Taking a baby along to a wedding needs a degree of thought. The most important consideration should be the wishes of the bride and groom. It is their day and they may not want to have themselves or their guests distracted by little ones crying etc.

You might find it helpful to weigh up the pros and cons

You might find it helpful to weigh up the pros and cons

Other couples positively welcome the presence of babies and children; considering them to be a lovely asset to the day. They may even provide a creche and nannies to meet their younger guests’ needs.

If you and your baby are invited to a wedding and you’re struggling to make the right decision whether to take them or leave them with another carer, you might find it helpful to weigh up the pros and cons:

Pros:

  • You’ve worked hard to produce this bundle of beauty and now is a perfect time to show your baby off.
  • You are the best person to comfort your baby/get them off to sleep/feed them etc and you might not be ready to leave them with another carer for the day.
  • Your baby is more likely to stick to their usual sleep/nap times if you are on hand to manage these.

Cons:

  • Struggling with a young baby at a formal occasion can be tough both for you and for them. People can sometimes be intolerant and if your baby is unsettled and you are being watched, it could be stressful.
  • Managing your baby’s usual feed/sleep routine might not be as easy when you’re away from their familiar environment.
  • Your baby is likely to be passed around a lot and the environment may be busy and noisy. Some will really enjoy the contact, whilst others may find it too much.

Taking into account all of the above, I think that all of us have witnessed the sight of a baby sleeping perfectly soundly at a wedding reception with a disco on full blast and the guests doing the Conga! They are often more robust than you think.

If you are leaving them with another carer:

  • Make certain that they are clear about your baby’s normal nap/bed time and the routine leading up to it.
  • If your baby is a bit older, send along some familiar items which they associate with sleep. These might include the usual bedding, a familiar toy or bedtime story book.
  • Be sure that you provide plenty of milk. It is better to give more than they normally need, just in case you are held up, or if they need extra feeds to settle.
  • Have the milk safely and conveniently stored to cut down on bottle preparation time. Ready made formula feed in cartons or frozen expressed breast milk is easier to prepare than powdered milk.
  • Have a little “rehearsal” if possible, where you go off for a few hours, but stay fairly local, so you can be home quickly if needed. Whether your carer is a relative, friend or professional, they will need to feel completely confident that they can care for your baby before you go away for a long day or even overnight.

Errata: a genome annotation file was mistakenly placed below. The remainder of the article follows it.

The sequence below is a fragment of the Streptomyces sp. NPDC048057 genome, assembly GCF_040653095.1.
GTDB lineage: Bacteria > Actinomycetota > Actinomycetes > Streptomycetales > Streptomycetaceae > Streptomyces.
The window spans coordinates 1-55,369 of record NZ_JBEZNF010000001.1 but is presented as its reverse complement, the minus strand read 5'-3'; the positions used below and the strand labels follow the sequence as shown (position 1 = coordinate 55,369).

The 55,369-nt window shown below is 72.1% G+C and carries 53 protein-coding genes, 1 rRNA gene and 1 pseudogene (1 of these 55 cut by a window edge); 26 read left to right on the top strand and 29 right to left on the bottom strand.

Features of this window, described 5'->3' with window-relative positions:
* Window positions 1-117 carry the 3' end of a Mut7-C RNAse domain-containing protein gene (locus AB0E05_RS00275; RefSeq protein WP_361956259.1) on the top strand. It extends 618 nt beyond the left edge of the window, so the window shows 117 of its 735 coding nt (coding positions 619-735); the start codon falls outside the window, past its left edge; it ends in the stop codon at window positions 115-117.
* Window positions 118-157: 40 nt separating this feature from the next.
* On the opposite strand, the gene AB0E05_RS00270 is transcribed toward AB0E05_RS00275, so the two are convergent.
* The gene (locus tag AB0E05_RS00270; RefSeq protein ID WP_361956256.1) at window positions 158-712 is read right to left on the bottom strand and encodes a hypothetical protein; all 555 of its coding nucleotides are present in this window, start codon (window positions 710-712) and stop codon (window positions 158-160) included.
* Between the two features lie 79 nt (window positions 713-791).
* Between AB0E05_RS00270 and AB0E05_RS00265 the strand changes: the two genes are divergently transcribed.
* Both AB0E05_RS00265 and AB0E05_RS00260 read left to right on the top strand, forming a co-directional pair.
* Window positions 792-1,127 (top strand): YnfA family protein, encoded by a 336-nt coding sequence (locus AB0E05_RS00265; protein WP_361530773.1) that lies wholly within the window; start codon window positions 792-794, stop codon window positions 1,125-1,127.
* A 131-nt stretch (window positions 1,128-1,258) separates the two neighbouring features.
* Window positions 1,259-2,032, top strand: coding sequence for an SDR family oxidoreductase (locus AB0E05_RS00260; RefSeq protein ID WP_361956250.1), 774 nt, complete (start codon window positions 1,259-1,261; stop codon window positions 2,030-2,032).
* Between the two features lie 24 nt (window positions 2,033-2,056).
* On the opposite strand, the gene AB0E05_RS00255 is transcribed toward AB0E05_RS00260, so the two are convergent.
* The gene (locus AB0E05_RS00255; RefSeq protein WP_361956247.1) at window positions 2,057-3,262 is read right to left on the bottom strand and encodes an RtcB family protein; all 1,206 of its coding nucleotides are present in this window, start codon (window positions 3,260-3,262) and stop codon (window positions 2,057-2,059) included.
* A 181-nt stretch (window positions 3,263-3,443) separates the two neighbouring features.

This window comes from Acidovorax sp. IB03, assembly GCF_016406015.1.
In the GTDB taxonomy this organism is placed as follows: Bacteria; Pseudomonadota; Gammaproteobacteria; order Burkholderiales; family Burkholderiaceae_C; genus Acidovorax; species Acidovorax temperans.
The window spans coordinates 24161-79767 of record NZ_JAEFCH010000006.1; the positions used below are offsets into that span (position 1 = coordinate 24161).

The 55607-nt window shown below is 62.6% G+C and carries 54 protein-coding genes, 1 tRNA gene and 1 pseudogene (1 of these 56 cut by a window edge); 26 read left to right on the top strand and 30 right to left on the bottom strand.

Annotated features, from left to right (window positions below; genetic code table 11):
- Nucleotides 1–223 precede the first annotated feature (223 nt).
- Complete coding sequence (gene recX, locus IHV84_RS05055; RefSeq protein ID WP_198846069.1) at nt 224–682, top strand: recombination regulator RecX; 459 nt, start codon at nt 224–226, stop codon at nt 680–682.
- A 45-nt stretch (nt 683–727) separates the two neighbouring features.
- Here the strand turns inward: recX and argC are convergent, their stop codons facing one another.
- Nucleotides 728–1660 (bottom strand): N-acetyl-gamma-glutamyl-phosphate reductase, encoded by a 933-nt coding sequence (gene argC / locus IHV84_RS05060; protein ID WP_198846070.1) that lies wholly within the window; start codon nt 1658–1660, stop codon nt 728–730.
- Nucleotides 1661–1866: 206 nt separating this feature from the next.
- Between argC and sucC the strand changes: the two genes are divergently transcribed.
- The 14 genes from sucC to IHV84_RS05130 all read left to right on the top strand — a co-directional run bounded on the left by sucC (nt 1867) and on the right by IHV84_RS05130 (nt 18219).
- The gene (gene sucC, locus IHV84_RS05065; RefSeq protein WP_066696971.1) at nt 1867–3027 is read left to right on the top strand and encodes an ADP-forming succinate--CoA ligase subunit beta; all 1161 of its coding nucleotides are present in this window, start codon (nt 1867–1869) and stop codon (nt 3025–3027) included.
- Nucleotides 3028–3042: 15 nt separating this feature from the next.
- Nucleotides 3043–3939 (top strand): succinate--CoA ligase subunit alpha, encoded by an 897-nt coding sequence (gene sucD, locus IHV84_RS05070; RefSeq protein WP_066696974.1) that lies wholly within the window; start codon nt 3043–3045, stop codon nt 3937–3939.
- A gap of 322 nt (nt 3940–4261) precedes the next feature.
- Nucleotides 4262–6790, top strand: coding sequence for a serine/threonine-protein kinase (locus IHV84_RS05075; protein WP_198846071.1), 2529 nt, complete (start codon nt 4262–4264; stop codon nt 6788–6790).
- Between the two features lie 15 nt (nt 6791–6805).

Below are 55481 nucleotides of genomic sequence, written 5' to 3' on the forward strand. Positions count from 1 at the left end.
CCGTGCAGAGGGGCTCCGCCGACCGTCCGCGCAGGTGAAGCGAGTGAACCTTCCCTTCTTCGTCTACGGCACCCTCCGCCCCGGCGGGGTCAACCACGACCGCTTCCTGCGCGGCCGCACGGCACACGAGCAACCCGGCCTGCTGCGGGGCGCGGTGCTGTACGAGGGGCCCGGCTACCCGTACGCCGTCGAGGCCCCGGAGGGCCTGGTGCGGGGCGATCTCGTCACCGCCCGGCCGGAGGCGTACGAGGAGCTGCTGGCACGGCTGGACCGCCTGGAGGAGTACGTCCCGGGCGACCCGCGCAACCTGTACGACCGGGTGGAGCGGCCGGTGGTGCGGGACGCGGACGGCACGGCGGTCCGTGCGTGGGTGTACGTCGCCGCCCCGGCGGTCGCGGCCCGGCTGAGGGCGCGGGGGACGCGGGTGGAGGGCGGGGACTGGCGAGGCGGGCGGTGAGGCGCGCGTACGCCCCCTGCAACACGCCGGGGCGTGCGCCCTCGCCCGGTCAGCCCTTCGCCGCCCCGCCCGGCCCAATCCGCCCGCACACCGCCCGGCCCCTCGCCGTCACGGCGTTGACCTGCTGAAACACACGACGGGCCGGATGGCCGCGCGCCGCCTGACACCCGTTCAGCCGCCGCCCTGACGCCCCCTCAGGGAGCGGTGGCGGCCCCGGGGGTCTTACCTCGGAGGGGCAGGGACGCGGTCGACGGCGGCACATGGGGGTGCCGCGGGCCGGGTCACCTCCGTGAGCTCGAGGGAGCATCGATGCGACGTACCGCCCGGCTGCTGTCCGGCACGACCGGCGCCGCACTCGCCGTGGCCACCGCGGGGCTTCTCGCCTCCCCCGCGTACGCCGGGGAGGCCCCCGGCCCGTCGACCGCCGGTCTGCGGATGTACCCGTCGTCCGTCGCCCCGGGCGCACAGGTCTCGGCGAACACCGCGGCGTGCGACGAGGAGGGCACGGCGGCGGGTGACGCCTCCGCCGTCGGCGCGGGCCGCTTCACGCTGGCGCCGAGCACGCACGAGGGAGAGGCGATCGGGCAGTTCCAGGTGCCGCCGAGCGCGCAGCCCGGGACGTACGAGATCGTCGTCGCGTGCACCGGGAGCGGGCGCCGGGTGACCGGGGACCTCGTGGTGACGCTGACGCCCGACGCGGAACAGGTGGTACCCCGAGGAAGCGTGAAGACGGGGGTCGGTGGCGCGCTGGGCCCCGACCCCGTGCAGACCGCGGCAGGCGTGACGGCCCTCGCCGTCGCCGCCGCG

• Leave a number of ways that you can be contacted whilst you are out. This isn’t a sign of mistrust; but a sensible precaution that increases everyone’s confidence.
  • Show your chosen carer that you have confidence in them. Point out that your baby is comfortable with them and how much you trust them.
  • Come back at the time that you said you would – Not earlier and not later. This will help to build trust on both sides too.

If you’re taking baby along:

  • Take a pram or a car seat, so that your baby has somewhere comfortable to lay down their head and sleep when they need to.
  • If your baby is fractious during the wedding vows, encourage them to feed or suck. You might need to take them out for a few minutes to avoid disturbing other guests.
  • Try not to take too much equipment, especially if you have to carry it around. You’ll need milk - either formula or expressed breast milk if you are not able to breast feed freely on the day. [If you’re a bridesmaid for example.] You’ll also need nappies, wipes and just one or two small toys or comforters.
  • You might have bought a special outfit for your baby to wear at the wedding, but do also take along a couple of simple one piece soft suits with popper fastenings. Your baby will be more comfortable in these and they should double up as pyjamas if you are taking a long journey home or staying overnight.
  • Allow your baby to sleep as much as they like during the day. Socialising can be tiring and they are more likely to be unsettled at night time if they’ve become overtired in the day.

Attending your first wedding after having a baby is always going to be a special event. It may the first time that you’ve left them with someone else, or it may be that it is your first public outing together. There is absolutely no right or wrong choice, but one thing is certain - it is a day which you will always remember.

Andrea Grace is the author of Andrea Grace’s Gentle Sleep Solutions and sleep expert at The Baby Show (www.thebabyshow.co.uk) returning this weekend to the Birmingham NEC.


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